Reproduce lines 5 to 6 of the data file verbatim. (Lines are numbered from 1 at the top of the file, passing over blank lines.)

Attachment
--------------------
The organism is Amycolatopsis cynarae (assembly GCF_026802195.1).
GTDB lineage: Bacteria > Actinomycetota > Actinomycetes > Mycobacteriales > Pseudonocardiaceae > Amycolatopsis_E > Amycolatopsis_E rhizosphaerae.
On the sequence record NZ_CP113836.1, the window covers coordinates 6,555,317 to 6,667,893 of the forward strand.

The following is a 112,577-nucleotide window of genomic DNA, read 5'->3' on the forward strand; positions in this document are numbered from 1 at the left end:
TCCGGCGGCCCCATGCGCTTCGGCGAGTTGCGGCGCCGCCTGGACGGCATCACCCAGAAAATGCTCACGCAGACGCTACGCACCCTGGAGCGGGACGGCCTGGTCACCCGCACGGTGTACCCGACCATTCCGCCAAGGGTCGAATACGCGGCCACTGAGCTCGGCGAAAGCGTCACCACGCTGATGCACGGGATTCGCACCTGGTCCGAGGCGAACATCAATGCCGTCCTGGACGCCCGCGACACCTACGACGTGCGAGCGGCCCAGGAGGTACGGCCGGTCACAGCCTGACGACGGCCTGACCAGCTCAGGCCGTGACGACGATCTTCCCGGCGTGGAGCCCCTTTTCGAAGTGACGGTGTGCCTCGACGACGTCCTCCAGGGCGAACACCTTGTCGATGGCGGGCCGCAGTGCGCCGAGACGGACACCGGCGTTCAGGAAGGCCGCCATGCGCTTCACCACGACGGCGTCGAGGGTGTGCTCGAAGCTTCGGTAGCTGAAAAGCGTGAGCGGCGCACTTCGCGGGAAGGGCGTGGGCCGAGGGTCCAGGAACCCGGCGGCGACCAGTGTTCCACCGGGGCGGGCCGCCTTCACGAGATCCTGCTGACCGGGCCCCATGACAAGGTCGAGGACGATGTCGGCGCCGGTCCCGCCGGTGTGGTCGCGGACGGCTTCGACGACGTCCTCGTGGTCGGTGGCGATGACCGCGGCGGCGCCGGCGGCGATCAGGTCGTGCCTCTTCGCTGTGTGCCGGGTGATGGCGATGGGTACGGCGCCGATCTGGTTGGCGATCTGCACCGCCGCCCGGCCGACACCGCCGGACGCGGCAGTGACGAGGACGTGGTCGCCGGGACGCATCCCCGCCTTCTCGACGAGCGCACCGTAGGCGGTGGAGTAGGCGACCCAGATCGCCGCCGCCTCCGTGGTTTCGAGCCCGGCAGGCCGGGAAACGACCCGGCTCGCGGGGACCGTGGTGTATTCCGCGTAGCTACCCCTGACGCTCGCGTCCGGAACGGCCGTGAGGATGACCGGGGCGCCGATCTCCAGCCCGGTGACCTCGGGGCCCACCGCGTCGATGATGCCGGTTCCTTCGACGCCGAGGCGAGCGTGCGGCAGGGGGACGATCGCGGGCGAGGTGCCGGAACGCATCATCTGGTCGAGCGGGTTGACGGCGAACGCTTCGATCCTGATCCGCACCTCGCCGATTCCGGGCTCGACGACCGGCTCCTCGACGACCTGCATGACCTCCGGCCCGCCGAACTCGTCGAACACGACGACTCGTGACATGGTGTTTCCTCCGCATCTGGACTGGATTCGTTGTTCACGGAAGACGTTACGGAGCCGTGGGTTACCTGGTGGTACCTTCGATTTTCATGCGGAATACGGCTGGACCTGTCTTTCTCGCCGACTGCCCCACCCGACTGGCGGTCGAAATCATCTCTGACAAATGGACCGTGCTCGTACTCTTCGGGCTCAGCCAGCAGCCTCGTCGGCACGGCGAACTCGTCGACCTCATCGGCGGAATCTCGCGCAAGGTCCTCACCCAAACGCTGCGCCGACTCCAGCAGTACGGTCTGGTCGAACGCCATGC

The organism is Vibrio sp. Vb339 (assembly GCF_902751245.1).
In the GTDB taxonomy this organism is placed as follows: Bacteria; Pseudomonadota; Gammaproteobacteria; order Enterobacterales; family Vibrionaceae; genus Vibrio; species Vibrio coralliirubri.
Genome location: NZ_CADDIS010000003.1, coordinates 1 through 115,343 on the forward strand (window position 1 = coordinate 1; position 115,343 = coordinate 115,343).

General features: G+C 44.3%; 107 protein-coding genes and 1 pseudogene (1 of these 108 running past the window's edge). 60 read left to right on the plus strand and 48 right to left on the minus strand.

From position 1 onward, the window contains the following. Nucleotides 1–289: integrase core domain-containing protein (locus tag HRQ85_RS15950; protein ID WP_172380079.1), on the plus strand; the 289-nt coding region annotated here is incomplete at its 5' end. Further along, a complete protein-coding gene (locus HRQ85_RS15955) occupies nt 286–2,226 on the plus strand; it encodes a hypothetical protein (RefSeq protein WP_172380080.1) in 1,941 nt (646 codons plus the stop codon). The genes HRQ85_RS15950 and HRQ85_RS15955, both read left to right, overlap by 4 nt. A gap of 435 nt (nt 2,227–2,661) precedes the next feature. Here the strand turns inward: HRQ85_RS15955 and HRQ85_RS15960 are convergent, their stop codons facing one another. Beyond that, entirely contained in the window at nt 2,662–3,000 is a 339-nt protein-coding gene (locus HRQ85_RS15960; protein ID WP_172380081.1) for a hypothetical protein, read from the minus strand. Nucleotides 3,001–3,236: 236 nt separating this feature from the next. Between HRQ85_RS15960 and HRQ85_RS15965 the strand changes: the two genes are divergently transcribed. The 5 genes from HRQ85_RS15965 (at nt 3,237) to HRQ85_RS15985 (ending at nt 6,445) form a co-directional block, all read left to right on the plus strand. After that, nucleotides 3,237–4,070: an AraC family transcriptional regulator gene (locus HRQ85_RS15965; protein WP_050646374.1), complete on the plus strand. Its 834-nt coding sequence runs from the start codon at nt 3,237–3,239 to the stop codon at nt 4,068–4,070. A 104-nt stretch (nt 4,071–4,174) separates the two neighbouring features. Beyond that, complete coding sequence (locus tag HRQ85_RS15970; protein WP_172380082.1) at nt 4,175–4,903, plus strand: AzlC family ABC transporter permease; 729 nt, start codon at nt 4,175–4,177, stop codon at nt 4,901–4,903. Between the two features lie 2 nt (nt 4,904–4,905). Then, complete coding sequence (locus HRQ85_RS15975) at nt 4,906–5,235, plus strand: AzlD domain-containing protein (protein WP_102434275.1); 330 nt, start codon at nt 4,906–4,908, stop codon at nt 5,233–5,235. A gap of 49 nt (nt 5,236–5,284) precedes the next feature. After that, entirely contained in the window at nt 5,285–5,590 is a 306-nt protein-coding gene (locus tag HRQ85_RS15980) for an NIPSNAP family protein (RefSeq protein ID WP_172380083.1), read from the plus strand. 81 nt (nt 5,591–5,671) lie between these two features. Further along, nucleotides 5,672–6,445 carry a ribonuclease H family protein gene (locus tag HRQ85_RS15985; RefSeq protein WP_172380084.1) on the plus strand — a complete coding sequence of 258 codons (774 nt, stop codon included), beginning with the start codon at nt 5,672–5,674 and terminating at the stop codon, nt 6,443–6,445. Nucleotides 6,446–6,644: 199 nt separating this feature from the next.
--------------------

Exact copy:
TCCGGCGGCCCCATGCGCTTCGGCGAGTTGCGGCGCCGCCTGGACGGCATCACCCAGAAAATGCTCACGCAGACGCTACGCACCCTGGAGCGGGACGGCCTGGTCACCCGCACGGTGTACCCGACCATTCCGCCAAGGGTCGAATACGCGGCCACTGAGCTCGGCGAAAGCGTCACCACGCTGATGCACGGGATTCGCACCTGGTCCGAGGCGAACATCAATGCCGTCCTGGACGCCCGCGACACCTACGACGTGCGAGCGGCCCAGGAGGTACGGCCGGTCACAGCCTGACGACGGCCTGACCAGCTCAGGCCGTGACGACGATCTTCCCGGCGTGGAGCCCCTTTTCGAAGTGACGGTGTGCCTCGACGACGTCCTCCAGGGCGAACACCTTGTCGATGGCGGGCCGCAGTGCGCCGAGACGGACACCGGCGTTCAGGAAGGCCGCCATGCGCTTCACCACGACGGCGTCGAGGGTGTGCTCGAAGCTTCGGTAGCTGAAAAGCGTGAGCGGCGCACTTCGCGGGAAGGGCGTGGGCCGAGGGTCCAGGAACCCGGCGGCGACCAGTGTTCCACCGGGGCGGGCCGCCTTCACGAGATCCTGCTGACCGGGCCCCATGACAAGGTCGAGGACGATGTCGGCGCCGGTCCCGCCGGTGTGGTCGCGGACGGCTTCGACGACGTCCTCGTGGTCGGTGGCGATGACCGCGGCGGCGCCGGCGGCGATCAGGTCGTGCCTCTTCGCTGTGTGCCGGGTGATGGCGATGGGTACGGCGCCGATCTGGTTGGCGATCTGCACCGCCGCCCGGCCGACACCGCCGGACGCGGCAGTGACGAGGACGTGGTCGCCGGGACGCATCCCCGCCTTCTCGACGAGCGCACCGTAGGCGGTGGAGTAGGCGACCCAGATCGCCGCCGCCTCCGTGGTTTCGAGCCCGGCAGGCCGGGAAACGACCCGGCTCGCGGGGACCGTGGTGTATTCCGCGTAGCTACCCCTGACGCTCGCGTCCGGAACGGCCGTGAGGATGACCGGGGCGCCGATCTCCAGCCCGGTGACCTCGGGGCCCACCGCGTCGATGATGCCGGTTCCTTCGACGCCGAGGCGAGCGTGCGGCAGGGGGACGATCGCGGGCGAGGTGCCGGAACGCATCATCTGGTCGAGCGGGTTGACGGCGAACGCTTCGATCCTGATCCGCACCTCGCCGATTCCGGGCTCGACGACCGGCTCCTCGACGACCTGCATGACCTCCGGCCCGCCGAACTCGTCGAACACGACGACTCGTGACATGGTGTTTCCTCCGCATCTGGACTGGATTCGTTGTTCACGGAAGACGTTACGGAGCCGTGGGTTACCTGGTGGTACCTTCGATTTTCATGCGGAATACGGCTGGACCTGTCTTTCTCGCCGACTGCCCCACCCGACTGGCGGTCGAAATCATCTCTGACAAATGGACCGTGCTCGTACTCTTCGGGCTCAGCCAGCAGCCTCGTCGGCACGGCGAACTCGTCGACCTCATCGGCGGAATCTCGCGCAAGGTCCTCACCCAAACGCTGCGCCGACTCCAGCAGTACGGTCTGGTCGAACGCCATGC

The organism is Vibrio sp. Vb339 (assembly GCF_902751245.1).